• writeonce: It's the most technically accurate name, however, it sounds exotic, and it might be confusing from the end-user perspective, as they are generally not expected to write these properties
  • readonly: Although it's not as technically accurate as “writeonce”, it represent the feature perfectly for end-users who are expected to only read these properties. C# also uses the same term for a similar purpose.

Considering the above, immutable, locked, writeonce, and readonly are going to be proposed as voting choices of the decision about the keyword.

Backward Incompatible Changes

There are no backward incompatible changes in this proposal except for the fact that immutable, locked, writeonce, or readonly would become a reserved keyword depending on the outcome of the secondary vote.

Future Scope

Adding support for “write-once” properties would lay the groundwork for immutable objects - for which I'm going to create a proposal should the current RFC be accepted. I also plan to address the problem with cloning mentioned in the proposal section.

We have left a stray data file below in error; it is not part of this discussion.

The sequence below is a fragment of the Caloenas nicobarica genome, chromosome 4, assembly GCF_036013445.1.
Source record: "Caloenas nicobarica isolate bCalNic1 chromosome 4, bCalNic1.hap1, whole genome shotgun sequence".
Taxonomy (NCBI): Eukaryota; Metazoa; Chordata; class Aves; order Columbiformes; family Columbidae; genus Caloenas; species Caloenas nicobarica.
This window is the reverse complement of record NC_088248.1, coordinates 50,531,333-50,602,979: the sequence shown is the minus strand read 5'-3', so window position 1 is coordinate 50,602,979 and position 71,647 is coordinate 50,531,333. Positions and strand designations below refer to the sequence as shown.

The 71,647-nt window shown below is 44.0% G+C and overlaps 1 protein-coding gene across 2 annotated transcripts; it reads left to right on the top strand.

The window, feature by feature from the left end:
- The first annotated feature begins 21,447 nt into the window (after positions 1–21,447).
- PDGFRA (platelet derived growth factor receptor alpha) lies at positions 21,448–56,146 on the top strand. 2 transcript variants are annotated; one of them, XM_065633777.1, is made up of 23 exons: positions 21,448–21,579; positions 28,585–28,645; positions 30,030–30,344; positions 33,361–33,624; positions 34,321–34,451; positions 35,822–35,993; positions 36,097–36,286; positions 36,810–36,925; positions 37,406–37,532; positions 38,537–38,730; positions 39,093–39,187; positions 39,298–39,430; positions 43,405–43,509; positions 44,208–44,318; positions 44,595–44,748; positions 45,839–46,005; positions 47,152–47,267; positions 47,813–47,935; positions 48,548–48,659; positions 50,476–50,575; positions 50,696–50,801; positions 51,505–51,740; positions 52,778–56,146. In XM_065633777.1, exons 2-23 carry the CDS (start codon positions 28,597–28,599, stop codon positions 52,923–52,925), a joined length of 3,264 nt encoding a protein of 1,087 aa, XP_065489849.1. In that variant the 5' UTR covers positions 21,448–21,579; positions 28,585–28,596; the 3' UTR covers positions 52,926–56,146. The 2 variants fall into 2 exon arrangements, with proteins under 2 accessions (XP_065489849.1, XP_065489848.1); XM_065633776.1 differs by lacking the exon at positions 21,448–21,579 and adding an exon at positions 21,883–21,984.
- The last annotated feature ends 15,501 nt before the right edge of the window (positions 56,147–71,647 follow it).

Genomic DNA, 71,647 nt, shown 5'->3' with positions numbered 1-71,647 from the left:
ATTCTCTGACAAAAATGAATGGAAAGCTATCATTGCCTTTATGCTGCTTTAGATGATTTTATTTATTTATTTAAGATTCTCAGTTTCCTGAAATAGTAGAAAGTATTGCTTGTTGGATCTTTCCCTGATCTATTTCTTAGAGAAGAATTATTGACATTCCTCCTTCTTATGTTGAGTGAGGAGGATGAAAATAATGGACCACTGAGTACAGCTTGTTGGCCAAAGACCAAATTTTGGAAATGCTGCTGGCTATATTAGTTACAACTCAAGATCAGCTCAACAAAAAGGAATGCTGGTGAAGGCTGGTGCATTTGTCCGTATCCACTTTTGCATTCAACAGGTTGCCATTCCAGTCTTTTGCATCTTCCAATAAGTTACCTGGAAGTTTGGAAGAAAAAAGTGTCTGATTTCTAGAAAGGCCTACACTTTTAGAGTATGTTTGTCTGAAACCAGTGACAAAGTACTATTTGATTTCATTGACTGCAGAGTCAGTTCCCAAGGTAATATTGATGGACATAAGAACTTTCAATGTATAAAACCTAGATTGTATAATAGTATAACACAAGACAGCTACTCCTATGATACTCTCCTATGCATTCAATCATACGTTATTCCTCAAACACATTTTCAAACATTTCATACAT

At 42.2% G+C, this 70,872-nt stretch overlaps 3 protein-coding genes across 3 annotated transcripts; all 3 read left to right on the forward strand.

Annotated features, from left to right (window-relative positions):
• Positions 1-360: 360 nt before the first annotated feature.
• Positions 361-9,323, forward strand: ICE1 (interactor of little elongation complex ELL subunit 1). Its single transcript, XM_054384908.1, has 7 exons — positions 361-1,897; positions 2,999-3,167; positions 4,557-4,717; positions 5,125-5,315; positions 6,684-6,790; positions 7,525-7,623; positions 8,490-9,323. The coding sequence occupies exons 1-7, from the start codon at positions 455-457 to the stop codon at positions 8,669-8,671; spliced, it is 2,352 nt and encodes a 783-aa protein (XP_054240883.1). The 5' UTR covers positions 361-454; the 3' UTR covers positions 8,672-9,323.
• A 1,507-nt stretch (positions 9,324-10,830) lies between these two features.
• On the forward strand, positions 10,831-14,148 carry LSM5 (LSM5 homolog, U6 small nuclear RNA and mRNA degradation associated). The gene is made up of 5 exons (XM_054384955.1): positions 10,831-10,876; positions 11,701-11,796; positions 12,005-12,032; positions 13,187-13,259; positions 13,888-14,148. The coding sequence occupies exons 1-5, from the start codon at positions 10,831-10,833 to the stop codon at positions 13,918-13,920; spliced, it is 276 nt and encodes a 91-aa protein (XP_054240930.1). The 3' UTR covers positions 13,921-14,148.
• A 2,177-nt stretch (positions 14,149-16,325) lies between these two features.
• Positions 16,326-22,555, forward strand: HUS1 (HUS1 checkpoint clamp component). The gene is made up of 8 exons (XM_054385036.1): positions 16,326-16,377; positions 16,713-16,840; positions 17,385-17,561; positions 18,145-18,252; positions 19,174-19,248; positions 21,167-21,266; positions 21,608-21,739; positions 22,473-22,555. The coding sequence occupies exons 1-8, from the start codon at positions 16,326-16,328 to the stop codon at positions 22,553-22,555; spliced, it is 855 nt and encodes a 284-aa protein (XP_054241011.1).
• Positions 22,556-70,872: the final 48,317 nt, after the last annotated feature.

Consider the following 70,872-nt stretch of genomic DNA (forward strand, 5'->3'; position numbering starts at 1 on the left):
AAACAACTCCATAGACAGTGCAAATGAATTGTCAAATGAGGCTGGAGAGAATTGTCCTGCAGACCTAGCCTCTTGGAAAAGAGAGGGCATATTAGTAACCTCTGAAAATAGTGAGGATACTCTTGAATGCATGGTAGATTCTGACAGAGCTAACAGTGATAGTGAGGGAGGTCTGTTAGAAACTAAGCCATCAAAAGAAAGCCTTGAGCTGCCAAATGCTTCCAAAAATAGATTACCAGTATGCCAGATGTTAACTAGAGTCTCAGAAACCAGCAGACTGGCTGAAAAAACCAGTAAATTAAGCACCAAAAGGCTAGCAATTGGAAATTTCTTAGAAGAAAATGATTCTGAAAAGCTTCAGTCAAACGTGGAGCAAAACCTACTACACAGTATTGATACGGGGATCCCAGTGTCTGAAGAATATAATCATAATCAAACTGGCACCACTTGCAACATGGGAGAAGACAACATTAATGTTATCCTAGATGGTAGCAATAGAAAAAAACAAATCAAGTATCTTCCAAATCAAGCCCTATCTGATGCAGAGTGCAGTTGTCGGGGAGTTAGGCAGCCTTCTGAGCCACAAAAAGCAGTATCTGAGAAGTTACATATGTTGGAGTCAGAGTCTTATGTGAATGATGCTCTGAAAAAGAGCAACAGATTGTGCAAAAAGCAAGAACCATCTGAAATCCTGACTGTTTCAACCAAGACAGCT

Additionally, “write-once” properties could in principle support covariance. That is, a subclass would be allowed to tighten the property type that is inherited from the parent class, while other properties must stay invariant. All this would be possible because of the quasi-immutable nature of “write-once” properties: they are generally expected to be assigned to only once, in the constructor - which is exempt from LSP checks. There is gotcha though: in practice, “write-once” properties could be written from places other than the constructor. Although there might not be many practical use-cases for it, the infamous setter injection is certainly one (as shown at https://3v4l.org/DQ3To), in which case property covariance would be a problem.

Finally, as mentioned in the “Compile-Type Restrictions” section, adding support for the mixed type would make it possible to use “write-once” properties together with resources.

Proposed Voting Choices

The primary vote (“Do you want to add support for the proposed property modifier?”) requires 2/3 majority, while the secondary one (“Which keyword to use”?) requires a simple majority.


Prior RFC proposing immutable properties: https://wiki.php.net/rfc/immutability

rfc/write_once_properties.1584310310.txt.gz · Last modified: 2020/03/15 22:11 by kocsismate